Global anxiety about the way companies use our personal data has risen by 8% since 2013. However, as we explored in ‘Trust: The Truth?’, even in the early 1990s, before the internet, the majority (66%) were concerned about their personal data. A rise of 8% is relatively small given that many people are now living in surveillance societies – and despite anxiety, few have dramatically changed their online behaviour in the west. Behaviour aside, the 2018 Cambridge Analytica scandal, fears of voter manipulation around the 2016 Trump campaign and the Brexit referendum have made data privacy, if not sexy, definitely top of mind. Now, nearly three-quarters of the world are concerned about how companies are collecting their digital breadcrumbs – and what they plan to do with them. Governments are not held in much higher regard; globally 67% of us are concerned about how our governments use our personal data – a 6% rise since 2013.
More and more people see personal data being used by companies, and governments, to build a vast bank of inferred information that allows them to predict our personality, tastes and political pressure points. There is now an even greater desire for transparency; more than eight in ten think companies should give more detail upfront about the data that is collected by their websites. However, in spite of this growing concern and desire for clarity, people are becoming increasingly comfortable with data sharing.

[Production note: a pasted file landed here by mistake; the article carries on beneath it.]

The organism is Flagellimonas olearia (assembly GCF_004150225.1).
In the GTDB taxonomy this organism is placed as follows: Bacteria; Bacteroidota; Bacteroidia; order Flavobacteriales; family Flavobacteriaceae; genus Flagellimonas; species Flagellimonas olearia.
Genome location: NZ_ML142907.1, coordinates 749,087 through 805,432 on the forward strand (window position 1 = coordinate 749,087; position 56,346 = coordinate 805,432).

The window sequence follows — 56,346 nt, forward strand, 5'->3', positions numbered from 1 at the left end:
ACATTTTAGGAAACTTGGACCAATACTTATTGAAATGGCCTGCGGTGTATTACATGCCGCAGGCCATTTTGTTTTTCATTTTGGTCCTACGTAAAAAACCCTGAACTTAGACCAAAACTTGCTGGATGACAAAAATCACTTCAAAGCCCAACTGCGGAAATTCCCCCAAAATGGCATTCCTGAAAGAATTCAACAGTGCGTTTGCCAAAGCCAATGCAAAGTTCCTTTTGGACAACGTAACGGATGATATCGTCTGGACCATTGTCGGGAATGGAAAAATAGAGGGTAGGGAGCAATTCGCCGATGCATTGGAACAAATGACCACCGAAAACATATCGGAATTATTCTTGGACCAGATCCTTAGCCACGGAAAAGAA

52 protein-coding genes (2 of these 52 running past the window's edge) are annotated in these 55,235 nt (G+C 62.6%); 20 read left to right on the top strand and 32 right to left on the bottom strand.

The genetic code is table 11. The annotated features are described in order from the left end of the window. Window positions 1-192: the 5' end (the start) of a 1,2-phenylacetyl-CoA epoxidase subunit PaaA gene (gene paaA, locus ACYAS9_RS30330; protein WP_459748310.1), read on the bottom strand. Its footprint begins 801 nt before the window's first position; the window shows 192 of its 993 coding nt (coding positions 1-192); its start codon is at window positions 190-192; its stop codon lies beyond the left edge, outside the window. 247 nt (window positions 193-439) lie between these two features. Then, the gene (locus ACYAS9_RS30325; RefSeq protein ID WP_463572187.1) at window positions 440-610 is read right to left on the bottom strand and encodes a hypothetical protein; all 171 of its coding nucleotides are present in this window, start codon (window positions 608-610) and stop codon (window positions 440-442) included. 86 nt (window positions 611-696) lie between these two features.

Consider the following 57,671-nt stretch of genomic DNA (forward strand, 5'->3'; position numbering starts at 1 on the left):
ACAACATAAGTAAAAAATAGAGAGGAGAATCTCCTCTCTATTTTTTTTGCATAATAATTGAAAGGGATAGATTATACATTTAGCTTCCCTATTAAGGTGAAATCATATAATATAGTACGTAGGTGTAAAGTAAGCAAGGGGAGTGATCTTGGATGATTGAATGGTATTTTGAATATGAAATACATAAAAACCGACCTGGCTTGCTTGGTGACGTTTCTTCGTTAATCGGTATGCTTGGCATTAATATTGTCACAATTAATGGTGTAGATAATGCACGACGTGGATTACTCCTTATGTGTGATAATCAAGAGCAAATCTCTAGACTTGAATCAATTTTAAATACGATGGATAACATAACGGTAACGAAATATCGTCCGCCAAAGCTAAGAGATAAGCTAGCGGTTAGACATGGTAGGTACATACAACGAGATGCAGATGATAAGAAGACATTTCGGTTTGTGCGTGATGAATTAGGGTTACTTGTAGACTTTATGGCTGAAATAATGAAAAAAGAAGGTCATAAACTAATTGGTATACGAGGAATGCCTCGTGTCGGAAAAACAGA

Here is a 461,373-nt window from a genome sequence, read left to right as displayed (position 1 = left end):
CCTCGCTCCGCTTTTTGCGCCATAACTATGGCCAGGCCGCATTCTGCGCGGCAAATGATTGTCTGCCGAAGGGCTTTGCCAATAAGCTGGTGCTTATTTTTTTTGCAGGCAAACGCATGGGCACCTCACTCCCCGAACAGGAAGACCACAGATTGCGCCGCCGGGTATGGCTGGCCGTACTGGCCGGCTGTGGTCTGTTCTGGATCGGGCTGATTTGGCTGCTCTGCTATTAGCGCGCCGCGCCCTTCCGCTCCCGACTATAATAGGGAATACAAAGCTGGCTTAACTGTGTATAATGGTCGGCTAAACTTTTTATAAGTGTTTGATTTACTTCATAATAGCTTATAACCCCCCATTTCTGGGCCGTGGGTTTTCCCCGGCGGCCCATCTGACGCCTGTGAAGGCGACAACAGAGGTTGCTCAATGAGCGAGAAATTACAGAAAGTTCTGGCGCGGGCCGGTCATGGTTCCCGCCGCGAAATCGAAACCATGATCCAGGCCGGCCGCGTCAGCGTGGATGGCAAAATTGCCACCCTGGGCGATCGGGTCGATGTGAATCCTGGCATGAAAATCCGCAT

Despite a growing suspicion that big data is being used nefariously, nearly half of us will happily give our information away in return for personalised services and products – a 7% rise since 2013. A similar pattern occurs with our willingness to share data with brands we like. In fact, despite our suspicions, the risk of data sharing is seemingly increasingly worth it – particularly in China and India where around two in three are happy with the data/personalisation trade-off.
Despite our suspicions, the risk of data sharing is seemingly increasingly worth it
This tension has been most pronounced in the past three years and is in part – perhaps unsurprisingly – driven by younger generations. More than half of Millennials and Gen Z are happy to trade data for personalisation – most likely because they are more exposed to the benefits: curated Spotify playlists, ASOS recommendations and TikTok’s algorithmically produced ‘For You’ videos. However, willing ignorance and apathy are also on the rise. Most of us now think that losing privacy due to technology is an inevitable part of the future (a 6% rise) and we are 11% more likely to think that people worry too much about online privacy. Despite the risk, an increasing number of us seemingly would prefer not to know too much – or care – about data privacy.